Tesla v. Toyota and “Green” v. Nuclear

Wed 08 Jul 2020

Here is an interesting comparison of Toyota v. Tesla. Toyota builds practical, reliable and energy efficient automobiles, while Tesla sells a dream of “green” energy.

“Currently, Tesla’s market cap is worth $259 billion compared to $206 billion for Toyota. Why did investors push Tesla’s stock up to $1,400 a share ($259 billion market cap) when its total revenues in 2019 were only a little more than Toyota’s net income profits? As you can see, Toyota posted $19 billion in net income profits on total revenues of $278 billion compared to Tesla’s $862 million net income loss on $24.3 billion in revenues.

Again, a perfect example of the investor mindset today. Profits don’t matter, just technology, regardless if it continues to lose money.

And, if we look at the comparison of car sales, Tesla’s U.S. EV sales were only 8% of Toyota’s North American sales in 2019. Toyota sold nearly 2.4 million cars and trucks versus 192,500 units for Tesla.”

I realize that a Tesla has no emissions at its tail pipe, so it looks good, but there are emissions. The emissions just take place out of sight. Think of the emissions involved in the mining and shipping of the materials for the batteries. There are emissions from generating the electricity to charge the batteries. Most electricity is still generated by some fossil fuel. Many people don’t realize that wind power and solar power actually cause us to burn more fossil fuel.

We are accustomed to having a constant supply of electricity, so that when we flip a light switch, the light immediately shines. We also want a steady supply of electricity at a relatively constant voltage for our computers and televisions. If the voltage dips too much they shut off. Wind and solar do not provide a steady supply of electricity, like we
desire. The reason we have a steady supply is fossil fuel power plants.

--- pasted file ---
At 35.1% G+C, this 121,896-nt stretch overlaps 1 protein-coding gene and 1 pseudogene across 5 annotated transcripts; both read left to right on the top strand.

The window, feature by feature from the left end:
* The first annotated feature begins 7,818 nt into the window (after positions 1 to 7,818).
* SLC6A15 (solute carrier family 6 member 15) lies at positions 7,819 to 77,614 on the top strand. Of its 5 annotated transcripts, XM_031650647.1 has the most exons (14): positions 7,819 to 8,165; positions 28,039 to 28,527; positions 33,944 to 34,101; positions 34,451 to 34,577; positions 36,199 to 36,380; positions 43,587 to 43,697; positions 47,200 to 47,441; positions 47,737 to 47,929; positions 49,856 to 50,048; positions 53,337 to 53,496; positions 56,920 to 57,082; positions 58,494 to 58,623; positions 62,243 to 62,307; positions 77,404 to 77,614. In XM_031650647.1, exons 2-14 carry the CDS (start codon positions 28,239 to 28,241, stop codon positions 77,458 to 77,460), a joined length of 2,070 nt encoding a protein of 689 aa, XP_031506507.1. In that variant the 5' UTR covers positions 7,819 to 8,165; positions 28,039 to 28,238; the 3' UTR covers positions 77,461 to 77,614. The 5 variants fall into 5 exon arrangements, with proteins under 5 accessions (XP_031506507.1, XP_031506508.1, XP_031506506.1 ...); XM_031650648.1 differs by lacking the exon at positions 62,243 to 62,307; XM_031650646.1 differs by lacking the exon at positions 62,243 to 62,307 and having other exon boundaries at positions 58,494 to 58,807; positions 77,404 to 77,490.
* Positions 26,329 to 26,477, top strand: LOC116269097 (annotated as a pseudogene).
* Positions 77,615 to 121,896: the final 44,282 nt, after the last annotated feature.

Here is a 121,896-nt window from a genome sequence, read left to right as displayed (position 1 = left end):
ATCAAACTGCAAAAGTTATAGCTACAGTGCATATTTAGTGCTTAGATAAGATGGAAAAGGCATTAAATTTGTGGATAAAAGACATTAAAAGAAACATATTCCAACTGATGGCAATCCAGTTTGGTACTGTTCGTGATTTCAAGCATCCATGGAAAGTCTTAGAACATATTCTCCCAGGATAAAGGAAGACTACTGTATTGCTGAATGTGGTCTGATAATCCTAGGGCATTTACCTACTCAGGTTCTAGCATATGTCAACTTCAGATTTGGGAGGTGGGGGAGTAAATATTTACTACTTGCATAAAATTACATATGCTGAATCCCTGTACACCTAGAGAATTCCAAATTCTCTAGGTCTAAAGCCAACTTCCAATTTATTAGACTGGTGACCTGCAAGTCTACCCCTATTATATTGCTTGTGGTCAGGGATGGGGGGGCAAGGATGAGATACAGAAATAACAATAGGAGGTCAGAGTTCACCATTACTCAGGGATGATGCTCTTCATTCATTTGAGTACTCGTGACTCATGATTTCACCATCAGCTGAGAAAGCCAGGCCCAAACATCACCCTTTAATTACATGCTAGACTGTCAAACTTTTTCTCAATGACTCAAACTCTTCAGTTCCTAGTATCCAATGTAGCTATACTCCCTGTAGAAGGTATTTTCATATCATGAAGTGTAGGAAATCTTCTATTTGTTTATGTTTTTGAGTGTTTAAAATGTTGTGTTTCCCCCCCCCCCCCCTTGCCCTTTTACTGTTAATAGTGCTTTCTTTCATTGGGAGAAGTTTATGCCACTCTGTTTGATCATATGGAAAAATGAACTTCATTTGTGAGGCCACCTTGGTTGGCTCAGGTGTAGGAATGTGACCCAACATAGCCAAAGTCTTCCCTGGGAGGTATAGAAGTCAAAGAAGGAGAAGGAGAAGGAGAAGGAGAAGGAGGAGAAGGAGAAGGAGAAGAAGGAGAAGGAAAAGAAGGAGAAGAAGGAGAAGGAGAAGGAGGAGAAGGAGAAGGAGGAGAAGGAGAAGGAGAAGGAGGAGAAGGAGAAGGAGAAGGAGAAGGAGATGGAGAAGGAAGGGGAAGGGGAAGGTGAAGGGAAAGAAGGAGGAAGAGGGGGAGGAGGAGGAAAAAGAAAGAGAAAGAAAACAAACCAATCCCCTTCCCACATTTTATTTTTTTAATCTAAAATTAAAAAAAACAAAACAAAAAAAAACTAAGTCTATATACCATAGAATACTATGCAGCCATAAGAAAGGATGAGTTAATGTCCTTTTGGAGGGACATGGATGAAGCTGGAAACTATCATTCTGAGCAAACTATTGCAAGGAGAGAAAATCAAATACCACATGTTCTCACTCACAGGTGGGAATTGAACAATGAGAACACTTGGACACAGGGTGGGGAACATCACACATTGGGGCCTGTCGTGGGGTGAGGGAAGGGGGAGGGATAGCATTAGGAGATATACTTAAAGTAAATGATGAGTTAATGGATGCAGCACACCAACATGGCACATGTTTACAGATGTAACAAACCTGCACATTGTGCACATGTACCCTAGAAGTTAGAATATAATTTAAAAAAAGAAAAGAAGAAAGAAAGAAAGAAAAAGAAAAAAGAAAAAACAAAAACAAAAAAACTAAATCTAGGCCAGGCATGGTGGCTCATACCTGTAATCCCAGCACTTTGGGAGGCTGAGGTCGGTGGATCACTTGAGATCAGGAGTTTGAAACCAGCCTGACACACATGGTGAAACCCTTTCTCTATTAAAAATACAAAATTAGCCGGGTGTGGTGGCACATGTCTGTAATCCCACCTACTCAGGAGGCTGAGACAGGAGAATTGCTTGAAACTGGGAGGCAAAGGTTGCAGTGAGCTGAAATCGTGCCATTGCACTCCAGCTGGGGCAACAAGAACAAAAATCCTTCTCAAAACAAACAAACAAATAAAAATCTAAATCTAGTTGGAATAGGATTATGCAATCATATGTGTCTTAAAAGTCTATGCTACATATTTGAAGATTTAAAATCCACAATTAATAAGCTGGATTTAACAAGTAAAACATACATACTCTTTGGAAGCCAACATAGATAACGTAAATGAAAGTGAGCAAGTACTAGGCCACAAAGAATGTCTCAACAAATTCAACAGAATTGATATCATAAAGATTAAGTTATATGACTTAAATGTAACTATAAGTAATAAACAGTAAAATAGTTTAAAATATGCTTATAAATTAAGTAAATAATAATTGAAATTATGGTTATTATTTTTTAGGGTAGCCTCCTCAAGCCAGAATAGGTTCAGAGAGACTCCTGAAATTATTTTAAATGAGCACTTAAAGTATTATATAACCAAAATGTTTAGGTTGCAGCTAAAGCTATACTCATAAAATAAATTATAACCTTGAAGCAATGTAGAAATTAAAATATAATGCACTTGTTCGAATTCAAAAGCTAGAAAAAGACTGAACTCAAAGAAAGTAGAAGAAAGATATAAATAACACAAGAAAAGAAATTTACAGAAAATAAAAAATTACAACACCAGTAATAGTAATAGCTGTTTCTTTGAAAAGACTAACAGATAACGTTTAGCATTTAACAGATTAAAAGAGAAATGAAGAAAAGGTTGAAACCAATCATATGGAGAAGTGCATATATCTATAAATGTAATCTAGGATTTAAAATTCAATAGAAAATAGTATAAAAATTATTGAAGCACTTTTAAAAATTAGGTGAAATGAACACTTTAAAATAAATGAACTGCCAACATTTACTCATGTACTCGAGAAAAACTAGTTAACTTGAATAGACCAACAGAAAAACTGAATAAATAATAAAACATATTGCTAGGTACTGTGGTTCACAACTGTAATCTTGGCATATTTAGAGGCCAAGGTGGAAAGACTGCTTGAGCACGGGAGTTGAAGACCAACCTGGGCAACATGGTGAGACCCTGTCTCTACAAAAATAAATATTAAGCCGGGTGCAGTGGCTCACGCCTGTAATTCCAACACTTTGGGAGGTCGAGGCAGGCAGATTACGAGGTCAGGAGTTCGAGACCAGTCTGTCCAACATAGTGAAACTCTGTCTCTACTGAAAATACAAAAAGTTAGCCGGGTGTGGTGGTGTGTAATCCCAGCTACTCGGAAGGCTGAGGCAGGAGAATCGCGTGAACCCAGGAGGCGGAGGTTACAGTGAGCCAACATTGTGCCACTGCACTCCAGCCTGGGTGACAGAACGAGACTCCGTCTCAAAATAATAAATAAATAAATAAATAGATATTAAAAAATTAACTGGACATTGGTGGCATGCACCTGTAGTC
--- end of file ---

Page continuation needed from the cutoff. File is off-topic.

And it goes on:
Fossil fuel power plants cannot come on line and begin to deliver electricity at the “flick of a switch”. It takes substantial time to get them up and running. Therefore, fossil fuel power plants have to be “standing by” to take up the slack when the wind stops blowing or the sun goes behind clouds and the output from “green” sources drops. This means that we are burning fossil fuels just to keep the “back-up” power plants idling. This is very inefficient.

Another question is how much fossil fuel does it take to build the equipment for solar and wind and then to put it in place along with all the wires for transmission.

Here you can watch a former “green” energy reformer explain why “green” energy does not work and damages the environment.

He had data that showed nuclear power is cheaper and safer than all the other competitors, including wind. He compared Germany, which has a lot of wind and solar, with France, which is mostly nuclear. France had much lower electricity costs and had a steady supply of it, consistent with modern demands. Nuclear power plants emit nothing to the atmosphere.

If our aim is to reduce CO2 emissions, our best bet is probably nuclear power plants. They produce steady power, as we demand, and produce no CO2 while running. They cost less, are more efficient and their waste is contained.

I think what we are seeing with Tesla stock is a maniacal bubble, like the Dutch Tulip mania.

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